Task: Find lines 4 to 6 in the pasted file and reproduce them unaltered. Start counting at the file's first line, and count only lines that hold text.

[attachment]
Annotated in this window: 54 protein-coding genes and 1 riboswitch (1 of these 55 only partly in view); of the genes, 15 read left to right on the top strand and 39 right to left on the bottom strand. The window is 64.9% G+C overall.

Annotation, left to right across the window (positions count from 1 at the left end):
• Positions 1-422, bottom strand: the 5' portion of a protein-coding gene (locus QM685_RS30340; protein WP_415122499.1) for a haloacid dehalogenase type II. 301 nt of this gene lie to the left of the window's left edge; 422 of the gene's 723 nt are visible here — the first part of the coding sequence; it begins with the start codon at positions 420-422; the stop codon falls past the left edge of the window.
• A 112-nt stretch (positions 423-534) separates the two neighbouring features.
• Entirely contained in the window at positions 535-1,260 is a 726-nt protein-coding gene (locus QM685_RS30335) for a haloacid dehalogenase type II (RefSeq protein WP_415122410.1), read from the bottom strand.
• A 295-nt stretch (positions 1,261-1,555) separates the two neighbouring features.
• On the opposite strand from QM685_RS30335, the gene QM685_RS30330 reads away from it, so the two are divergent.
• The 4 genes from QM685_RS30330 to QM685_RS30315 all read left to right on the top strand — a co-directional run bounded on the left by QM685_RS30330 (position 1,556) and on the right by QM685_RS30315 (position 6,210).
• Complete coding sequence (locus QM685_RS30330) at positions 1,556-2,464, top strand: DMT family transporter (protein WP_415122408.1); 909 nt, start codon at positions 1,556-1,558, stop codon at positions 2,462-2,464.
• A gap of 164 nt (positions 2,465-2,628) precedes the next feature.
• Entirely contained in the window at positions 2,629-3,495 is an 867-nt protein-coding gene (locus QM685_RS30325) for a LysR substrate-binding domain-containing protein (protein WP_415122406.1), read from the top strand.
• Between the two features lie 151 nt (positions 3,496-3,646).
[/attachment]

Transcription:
• A 112-nt stretch (positions 423-534) separates the two neighbouring features.
• Entirely contained in the window at positions 535-1,260 is a 726-nt protein-coding gene (locus QM685_RS30335) for a haloacid dehalogenase type II (RefSeq protein WP_415122410.1), read from the bottom strand.
• A 295-nt stretch (positions 1,261-1,555) separates the two neighbouring features.